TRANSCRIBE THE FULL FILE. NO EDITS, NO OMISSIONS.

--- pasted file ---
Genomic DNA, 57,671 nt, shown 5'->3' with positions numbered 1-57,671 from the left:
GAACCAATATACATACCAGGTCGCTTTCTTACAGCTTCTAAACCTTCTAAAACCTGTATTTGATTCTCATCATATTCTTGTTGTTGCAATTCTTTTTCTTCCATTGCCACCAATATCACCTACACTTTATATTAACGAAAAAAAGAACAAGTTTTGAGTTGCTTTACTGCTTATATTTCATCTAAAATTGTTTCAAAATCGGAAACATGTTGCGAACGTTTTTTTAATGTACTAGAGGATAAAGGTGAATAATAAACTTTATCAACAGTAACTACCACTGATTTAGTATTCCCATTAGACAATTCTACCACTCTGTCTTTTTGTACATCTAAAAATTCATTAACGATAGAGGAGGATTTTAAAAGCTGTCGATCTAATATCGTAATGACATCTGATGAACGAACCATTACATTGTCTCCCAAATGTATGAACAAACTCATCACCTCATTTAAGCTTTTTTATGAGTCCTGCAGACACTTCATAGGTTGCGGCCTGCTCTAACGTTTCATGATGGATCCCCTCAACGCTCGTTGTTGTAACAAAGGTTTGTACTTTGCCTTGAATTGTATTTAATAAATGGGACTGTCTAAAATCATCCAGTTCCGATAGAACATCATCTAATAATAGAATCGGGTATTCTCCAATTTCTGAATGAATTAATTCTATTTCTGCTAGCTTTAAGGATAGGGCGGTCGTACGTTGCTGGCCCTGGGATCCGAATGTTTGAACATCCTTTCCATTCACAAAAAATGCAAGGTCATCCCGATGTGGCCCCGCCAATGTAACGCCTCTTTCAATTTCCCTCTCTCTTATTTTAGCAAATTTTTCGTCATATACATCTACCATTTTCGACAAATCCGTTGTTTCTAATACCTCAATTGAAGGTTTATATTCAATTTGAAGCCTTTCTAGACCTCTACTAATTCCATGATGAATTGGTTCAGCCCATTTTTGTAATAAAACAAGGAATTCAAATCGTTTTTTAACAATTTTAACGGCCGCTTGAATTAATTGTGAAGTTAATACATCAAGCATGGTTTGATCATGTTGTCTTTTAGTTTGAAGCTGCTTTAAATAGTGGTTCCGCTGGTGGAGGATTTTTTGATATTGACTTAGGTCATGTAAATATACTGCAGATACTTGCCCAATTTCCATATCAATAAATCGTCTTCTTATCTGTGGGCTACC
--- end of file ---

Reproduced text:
Genomic DNA, 57,671 nt, shown 5'->3' with positions numbered 1-57,671 from the left:
GAACCAATATACATACCAGGTCGCTTTCTTACAGCTTCTAAACCTTCTAAAACCTGTATTTGATTCTCATCATATTCTTGTTGTTGCAATTCTTTTTCTTCCATTGCCACCAATATCACCTACACTTTATATTAACGAAAAAAAGAACAAGTTTTGAGTTGCTTTACTGCTTATATTTCATCTAAAATTGTTTCAAAATCGGAAACATGTTGCGAACGTTTTTTTAATGTACTAGAGGATAAAGGTGAATAATAAACTTTATCAACAGTAACTACCACTGATTTAGTATTCCCATTAGACAATTCTACCACTCTGTCTTTTTGTACATCTAAAAATTCATTAACGATAGAGGAGGATTTTAAAAGCTGTCGATCTAATATCGTAATGACATCTGATGAACGAACCATTACATTGTCTCCCAAATGTATGAACAAACTCATCACCTCATTTAAGCTTTTTTATGAGTCCTGCAGACACTTCATAGGTTGCGGCCTGCTCTAACGTTTCATGATGGATCCCCTCAACGCTCGTTGTTGTAACAAAGGTTTGTACTTTGCCTTGAATTGTATTTAATAAATGGGACTGTCTAAAATCATCCAGTTCCGATAGAACATCATCTAATAATAGAATCGGGTATTCTCCAATTTCTGAATGAATTAATTCTATTTCTGCTAGCTTTAAGGATAGGGCGGTCGTACGTTGCTGGCCCTGGGATCCGAATGTTTGAACATCCTTTCCATTCACAAAAAATGCAAGGTCATCCCGATGTGGCCCCGCCAATGTAACGCCTCTTTCAATTTCCCTCTCTCTTATTTTAGCAAATTTTTCGTCATATACATCTACCATTTTCGACAAATCCGTTGTTTCTAATACCTCAATTGAAGGTTTATATTCAATTTGAAGCCTTTCTAGACCTCTACTAATTCCATGATGAATTGGTTCAGCCCATTTTTGTAATAAAACAAGGAATTCAAATCGTTTTTTAACAATTTTAACGGCCGCTTGAATTAATTGTGAAGTTAATACATCAAGCATGGTTTGATCATGTTGTCTTTTAGTTTGAAGCTGCTTTAAATAGTGGTTCCGCTGGTGGAGGATTTTTTGATATTGACTTAGGTCATGTAAATATACTGCAGATACTTGCCCAATTTCCATATCAATAAATCGTCTTCTTATCTGTGGGCTACC